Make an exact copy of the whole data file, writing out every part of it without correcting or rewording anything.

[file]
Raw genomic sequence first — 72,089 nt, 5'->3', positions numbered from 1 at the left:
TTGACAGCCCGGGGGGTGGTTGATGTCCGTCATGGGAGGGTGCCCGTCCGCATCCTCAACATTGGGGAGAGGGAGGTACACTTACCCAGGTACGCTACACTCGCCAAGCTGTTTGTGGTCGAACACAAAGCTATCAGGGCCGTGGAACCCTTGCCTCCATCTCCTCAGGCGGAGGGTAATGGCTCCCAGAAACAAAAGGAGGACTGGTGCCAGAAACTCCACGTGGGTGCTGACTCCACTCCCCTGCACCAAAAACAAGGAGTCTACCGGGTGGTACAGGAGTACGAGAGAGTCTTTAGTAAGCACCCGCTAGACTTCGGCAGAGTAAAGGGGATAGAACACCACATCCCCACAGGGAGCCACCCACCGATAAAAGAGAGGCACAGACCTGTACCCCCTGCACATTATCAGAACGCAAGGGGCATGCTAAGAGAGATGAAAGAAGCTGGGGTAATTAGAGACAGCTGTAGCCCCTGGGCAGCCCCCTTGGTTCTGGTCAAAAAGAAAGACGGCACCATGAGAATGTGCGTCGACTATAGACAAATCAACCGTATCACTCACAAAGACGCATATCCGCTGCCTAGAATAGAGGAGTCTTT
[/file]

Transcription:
Raw genomic sequence first — 72,089 nt, 5'->3', positions numbered from 1 at the left:
TTGACAGCCCGGGGGGTGGTTGATGTCCGTCATGGGAGGGTGCCCGTCCGCATCCTCAACATTGGGGAGAGGGAGGTACACTTACCCAGGTACGCTACACTCGCCAAGCTGTTTGTGGTCGAACACAAAGCTATCAGGGCCGTGGAACCCTTGCCTCCATCTCCTCAGGCGGAGGGTAATGGCTCCCAGAAACAAAAGGAGGACTGGTGCCAGAAACTCCACGTGGGTGCTGACTCCACTCCCCTGCACCAAAAACAAGGAGTCTACCGGGTGGTACAGGAGTACGAGAGAGTCTTTAGTAAGCACCCGCTAGACTTCGGCAGAGTAAAGGGGATAGAACACCACATCCCCACAGGGAGCCACCCACCGATAAAAGAGAGGCACAGACCTGTACCCCCTGCACATTATCAGAACGCAAGGGGCATGCTAAGAGAGATGAAAGAAGCTGGGGTAATTAGAGACAGCTGTAGCCCCTGGGCAGCCCCCTTGGTTCTGGTCAAAAAGAAAGACGGCACCATGAGAATGTGCGTCGACTATAGACAAATCAACCGTATCACTCACAAAGACGCATATCCGCTGCCTAGAATAGAGGAGTCTTT